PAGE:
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let $L$ be a regular language, and let $A=\{\Sigma, Q, q_0, F, \delta\}$ be a DFA such that $L = L(A)$.

I need to prove that $$L_p=\{xy\in\Sigma^*\mid\delta(q_0, y)=p\text{ and } \delta(p, x)\in F\}$$ is regular for every $p\in Q$ by defining an automaton $A_p$.

I tried to define it like so $$A_p=\{\Sigma, Q\times Q, (p, q_0), F\times \{p\}, \delta_p\}$$ where $\delta_p$ is defined like so $$ \delta_p((q_1, q_2), \sigma) = (\delta(q_1, \sigma), q_2)\text{ if }q_1 \not\in F, \\ \delta_p((q_1, q_2), \sigma) = (q_1, \delta(q_2, \sigma))\text{ if }q_1 \in F. $$ But then I have a problem where $x=uv$, $\delta(p, u)\in F$ and $\delta(p, x)\in F$.

I thought maybe I define $A_p$ as a non-deterministic automaton and then $$\delta_p((q_1, q_2), \sigma) = \{(\delta(q_1, \sigma), q_2), (q_1, \delta(q_2, \sigma))\}.$$ However, word $z=uwv$ where $$\delta_p((p, q_0), u) = (p_1, q_0) \Longrightarrow \delta_p((p_1, q_0), w) = (p_1, p) \\ \Longrightarrow \delta_p((p_1, p), v) = (p_2, p), p_2\in F\times \{p\}$$ is accepted while it shouldn't be part of $L_p$

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  • $\begingroup$ Your language $L_p$ is the concatenation of the languages accepted by the automata $A_1=(\Sigma,Q,p,F,\delta)$ and $A_2=(\Sigma,Q,q_0,\{p\},\delta)$. Hence the construction you need is that of concatenating two automata. In this case with an extra step to make the state spaces disjoint. $\endgroup$ Apr 20 at 11:17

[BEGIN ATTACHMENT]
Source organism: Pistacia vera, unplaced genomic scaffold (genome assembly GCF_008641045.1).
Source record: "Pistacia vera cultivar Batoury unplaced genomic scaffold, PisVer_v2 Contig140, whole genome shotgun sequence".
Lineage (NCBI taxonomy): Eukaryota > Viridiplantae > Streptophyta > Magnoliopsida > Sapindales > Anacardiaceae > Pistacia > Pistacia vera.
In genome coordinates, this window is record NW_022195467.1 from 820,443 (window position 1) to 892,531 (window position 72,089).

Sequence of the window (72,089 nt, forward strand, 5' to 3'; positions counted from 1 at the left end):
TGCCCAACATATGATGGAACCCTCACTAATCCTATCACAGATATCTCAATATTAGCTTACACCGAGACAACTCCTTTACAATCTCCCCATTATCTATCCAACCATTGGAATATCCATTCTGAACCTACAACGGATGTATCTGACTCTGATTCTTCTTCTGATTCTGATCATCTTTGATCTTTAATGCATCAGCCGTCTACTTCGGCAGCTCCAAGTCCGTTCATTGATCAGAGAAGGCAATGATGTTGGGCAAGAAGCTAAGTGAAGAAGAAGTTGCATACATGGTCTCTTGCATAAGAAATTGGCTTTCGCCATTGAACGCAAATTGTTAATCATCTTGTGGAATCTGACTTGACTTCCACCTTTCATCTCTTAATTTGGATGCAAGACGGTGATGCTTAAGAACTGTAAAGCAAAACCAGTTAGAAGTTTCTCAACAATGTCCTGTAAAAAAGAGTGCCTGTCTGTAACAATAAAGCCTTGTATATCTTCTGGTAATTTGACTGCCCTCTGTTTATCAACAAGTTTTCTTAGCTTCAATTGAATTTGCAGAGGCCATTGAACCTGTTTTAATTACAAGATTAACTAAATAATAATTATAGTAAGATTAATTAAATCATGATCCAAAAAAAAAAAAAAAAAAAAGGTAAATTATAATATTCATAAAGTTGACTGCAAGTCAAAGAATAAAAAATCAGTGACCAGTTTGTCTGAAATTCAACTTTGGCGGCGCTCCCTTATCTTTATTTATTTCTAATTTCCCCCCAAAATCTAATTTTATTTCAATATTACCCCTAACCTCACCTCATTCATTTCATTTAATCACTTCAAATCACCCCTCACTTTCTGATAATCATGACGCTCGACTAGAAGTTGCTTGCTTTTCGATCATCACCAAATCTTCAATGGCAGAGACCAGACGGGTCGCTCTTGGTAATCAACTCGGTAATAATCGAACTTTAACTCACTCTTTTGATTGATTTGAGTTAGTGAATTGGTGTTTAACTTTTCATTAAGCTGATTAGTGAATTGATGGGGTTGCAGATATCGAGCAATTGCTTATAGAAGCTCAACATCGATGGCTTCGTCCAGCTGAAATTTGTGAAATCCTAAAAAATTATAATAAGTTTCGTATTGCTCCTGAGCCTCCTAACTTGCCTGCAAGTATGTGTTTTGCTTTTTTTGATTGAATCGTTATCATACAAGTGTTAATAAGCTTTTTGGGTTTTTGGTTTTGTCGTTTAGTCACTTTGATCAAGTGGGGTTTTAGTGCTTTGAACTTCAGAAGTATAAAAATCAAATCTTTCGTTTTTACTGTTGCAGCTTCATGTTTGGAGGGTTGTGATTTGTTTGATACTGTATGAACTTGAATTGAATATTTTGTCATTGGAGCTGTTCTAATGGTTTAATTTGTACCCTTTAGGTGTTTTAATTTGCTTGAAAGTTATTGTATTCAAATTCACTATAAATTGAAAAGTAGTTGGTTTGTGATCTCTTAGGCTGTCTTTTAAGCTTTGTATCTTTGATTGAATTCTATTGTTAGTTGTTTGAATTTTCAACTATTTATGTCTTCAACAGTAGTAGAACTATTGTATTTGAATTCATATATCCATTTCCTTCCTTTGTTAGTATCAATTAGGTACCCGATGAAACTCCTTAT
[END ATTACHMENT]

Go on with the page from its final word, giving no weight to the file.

• $\begingroup$ Crosspost with this question on Math.StackExchange. $\endgroup$
    – J.-E. Pin
    Apr 22 at 12:37

1 Answer 1

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Since how a word $w$ is recognized as a member of $L_p$ depends on a successful choice of partition of $w$ into a prefix ($x$) and a suffix ($y$) among many possible partitions, a DFA with $\epsilon$-moves that accepts $L_p$ should be easier to build than a DFA.

To distinguish whether a symbol is used as in $x$ or in $y$, we can employ two copies of $A$, one copy for reading $x$ and one copy for reading $y$. When the state after reading some $x$ is one of the final states of the first copy, switch to the initial state $q_0$ of the second copy optionally, continuing reading the remaining $y$. At the end of reading all input, accept if the second copy is at state $p$.

Two copies of $A$ can be built on the cartesian product $Q\times \{1,2\}$, where the copy index $1$ and $2$ indicates which copy of $A$.

Here is a DFA with $\epsilon$-moves that accepts $L_p$.
$D_p=\{\Sigma, Q\times\{1,2\}, (p, 1), \{(p,2)\}, \mu\}$, where $\mu$ is defined below. $\quad\mu((q,1), \sigma) = (\delta(q, \sigma), 1)\quad\forall q \in Q,\ \sigma\in\Sigma,$
$\quad\mu((q,2), \sigma) = (\delta(q, \sigma), 2)\quad\forall q \in Q,\ \sigma\in\Sigma,$
$\quad\mu((f,1), \epsilon) = (q_0, 2)\quad\forall f \in F.$
Note that when the copy index is fixed, $D_p$ behaves exactly as $A$.

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